5 Steps to Building Relationships with Key Bloggers to Reach Nonprofit Audiences and Traditional Journalists

I’m certain that identifying, and building relationships with, targeted print and broadcast journalists is a core component of your nonprofit’s marketing strategy. But I’m (almost) just as certain that you’re leaving out a vital cadre of new media conduits — bloggers.

Tremendous growth in blogging by and on nonprofits is just part of the broader emergence of blogs. You’re likely to be a regular reader of blogs, and it’s probably occurred to you that some of the bloggers you read are folks who should know about what your nonprofit is doing. These blogs are likely to reach some of the same audiences targeted by your nonprofit, and many traditional journalists covering related beats.

I urge you to move forward now to integrate blogger relations into your media relations work as a formal commitment. When you do, you’ll find that bloggers are far more likely to post accurately on your nonprofit’s mission and programs, and far more likely to contact you with questions when they’re critiquing one of your organization’s programs or policies.

Here’s how to build strong blogger relationships:

  1. Research the key blogs that cover the issue areas in which your nonprofit works, the related policy arena and other relevant topics. Find these by searching (Technorati works well) for coverage of these topics and of your nonprofit and colleague and competitive organizations.
  2. Subscribe to these blogs via email download (you’ll find a button for this if it’s offered) or your RSS reader.
  3. Become familiar with what the blogger(s) cover, their purpose in blogging and their points of view. During this process you’re likely to cut some blogs and add others to your target list.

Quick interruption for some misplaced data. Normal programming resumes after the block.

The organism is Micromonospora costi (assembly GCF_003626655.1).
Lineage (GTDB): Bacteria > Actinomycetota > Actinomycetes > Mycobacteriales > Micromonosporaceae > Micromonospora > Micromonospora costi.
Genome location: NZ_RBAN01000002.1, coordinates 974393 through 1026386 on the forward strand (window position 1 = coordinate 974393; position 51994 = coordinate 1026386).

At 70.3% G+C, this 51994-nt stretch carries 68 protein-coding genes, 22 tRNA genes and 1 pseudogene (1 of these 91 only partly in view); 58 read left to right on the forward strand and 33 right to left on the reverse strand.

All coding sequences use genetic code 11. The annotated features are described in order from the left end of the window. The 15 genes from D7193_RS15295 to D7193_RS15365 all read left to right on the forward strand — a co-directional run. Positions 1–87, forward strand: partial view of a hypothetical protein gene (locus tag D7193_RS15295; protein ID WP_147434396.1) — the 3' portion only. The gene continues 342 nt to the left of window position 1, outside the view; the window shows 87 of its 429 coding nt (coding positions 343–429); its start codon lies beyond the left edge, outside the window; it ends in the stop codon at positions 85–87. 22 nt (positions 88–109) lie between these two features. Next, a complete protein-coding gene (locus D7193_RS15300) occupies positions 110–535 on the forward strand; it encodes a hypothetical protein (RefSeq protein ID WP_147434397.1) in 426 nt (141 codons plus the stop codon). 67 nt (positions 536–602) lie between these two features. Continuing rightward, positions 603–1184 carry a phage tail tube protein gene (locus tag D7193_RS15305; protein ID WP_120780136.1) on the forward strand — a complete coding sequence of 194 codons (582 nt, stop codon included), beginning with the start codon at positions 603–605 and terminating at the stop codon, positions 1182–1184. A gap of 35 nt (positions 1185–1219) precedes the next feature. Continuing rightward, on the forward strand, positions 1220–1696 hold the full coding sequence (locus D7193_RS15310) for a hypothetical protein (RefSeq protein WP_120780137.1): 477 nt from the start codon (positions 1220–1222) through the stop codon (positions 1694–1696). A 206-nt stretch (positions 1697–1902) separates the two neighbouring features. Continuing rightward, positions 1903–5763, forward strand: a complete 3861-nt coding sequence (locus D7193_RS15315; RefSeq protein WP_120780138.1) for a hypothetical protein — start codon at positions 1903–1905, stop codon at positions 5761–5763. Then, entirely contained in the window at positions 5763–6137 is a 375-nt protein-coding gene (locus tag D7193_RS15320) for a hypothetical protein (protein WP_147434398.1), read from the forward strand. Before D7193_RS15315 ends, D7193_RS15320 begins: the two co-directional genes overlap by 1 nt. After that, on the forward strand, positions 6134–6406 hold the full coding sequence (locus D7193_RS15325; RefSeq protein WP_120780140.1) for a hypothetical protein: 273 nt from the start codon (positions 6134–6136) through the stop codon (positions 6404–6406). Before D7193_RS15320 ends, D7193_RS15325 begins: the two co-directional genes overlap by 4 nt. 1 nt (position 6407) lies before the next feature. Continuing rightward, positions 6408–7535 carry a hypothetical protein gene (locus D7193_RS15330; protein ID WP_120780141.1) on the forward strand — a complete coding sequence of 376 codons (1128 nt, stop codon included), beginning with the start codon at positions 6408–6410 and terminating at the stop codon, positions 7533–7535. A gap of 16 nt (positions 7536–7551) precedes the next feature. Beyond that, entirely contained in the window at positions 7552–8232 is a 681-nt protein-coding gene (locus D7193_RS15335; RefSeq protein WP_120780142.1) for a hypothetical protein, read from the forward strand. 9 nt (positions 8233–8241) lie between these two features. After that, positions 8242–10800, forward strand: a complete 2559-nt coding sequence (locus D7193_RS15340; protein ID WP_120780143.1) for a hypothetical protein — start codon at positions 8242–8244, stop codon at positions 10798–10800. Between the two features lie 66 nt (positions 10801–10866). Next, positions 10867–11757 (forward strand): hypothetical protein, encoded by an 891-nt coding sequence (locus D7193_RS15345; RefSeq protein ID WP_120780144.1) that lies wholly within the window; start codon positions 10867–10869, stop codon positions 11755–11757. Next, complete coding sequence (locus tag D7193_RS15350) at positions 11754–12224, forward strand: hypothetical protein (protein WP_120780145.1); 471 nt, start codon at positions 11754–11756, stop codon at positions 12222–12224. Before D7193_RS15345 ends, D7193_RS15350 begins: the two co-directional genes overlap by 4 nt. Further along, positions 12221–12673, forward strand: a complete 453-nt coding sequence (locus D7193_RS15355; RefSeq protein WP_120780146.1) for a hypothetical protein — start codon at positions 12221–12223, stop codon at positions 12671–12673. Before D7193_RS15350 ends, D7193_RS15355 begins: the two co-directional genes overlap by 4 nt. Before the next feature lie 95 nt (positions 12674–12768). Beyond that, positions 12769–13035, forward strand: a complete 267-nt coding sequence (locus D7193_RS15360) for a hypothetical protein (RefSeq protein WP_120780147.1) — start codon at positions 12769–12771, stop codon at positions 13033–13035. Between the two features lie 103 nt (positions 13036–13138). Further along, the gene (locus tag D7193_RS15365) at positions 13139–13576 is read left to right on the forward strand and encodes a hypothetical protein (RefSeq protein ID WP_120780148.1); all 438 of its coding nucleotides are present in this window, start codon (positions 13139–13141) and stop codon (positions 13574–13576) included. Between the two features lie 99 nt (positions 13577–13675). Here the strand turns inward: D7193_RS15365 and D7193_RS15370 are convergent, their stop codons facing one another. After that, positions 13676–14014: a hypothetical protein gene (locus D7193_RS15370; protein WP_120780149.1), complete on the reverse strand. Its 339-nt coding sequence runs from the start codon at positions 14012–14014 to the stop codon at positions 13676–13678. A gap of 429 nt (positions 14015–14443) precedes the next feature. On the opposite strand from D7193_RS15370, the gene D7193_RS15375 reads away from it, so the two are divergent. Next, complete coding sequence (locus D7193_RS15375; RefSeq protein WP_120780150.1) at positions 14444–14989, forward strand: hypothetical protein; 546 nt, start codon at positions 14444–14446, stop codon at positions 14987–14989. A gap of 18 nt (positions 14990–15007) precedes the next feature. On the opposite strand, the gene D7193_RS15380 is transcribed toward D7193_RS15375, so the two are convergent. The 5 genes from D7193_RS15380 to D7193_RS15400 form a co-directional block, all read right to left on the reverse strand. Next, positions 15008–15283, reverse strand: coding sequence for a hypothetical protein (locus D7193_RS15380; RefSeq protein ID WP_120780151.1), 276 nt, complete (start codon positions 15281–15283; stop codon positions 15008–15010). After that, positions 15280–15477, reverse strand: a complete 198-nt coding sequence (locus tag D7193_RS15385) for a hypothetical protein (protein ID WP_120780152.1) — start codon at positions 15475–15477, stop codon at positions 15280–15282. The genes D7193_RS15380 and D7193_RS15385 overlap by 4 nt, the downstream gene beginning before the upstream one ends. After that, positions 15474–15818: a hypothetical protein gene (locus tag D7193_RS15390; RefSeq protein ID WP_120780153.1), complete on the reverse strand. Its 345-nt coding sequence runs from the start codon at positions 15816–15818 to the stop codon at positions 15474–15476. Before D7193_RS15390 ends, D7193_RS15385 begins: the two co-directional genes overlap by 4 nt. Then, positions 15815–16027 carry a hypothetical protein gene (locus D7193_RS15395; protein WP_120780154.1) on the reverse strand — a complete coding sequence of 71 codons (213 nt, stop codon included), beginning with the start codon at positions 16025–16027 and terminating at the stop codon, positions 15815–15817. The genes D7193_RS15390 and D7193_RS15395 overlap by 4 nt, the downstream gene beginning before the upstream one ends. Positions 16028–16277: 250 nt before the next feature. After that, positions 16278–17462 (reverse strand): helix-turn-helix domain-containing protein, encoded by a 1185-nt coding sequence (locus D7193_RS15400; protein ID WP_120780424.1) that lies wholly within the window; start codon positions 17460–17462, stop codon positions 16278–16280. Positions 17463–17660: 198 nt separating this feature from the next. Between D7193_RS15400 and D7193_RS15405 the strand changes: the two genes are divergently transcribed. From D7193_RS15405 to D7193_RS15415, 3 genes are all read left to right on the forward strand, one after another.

4. Begin to build relationships with the top 20 bloggers. Do this over the course of a couple of weeks by participating in the conversations on the bloggers’ blogs, via the comments field. Make sure your comments are relevant rather than gratuitous.
  5. If your nonprofit blogs, blog on a recent posts by these bloggers, linking to the Trackback links (which flags the blogger that you’re linking to one of their posts) to the posts so they know you’ve featured them. But be genuine. Do this only if your citation and analysis fits well within your nonprofit’s blog content strategy.

Nonprofit communicators, start tracking and getting to know bloggers today. This strategy is low-cost, high benefit, with the potential to reinforce key messages and calls to action for your target audiences, and to reach beyond existing targets to audiences likely to become supporters, participants or volunteers.

Learn more about how to get a reporter’s attention in this Getting Attention article.

Nancy Schwartz on October 12, 2006 in Blogging for Nonprofits, Media Relations and Press, Nonprofit Communications | 2 comments
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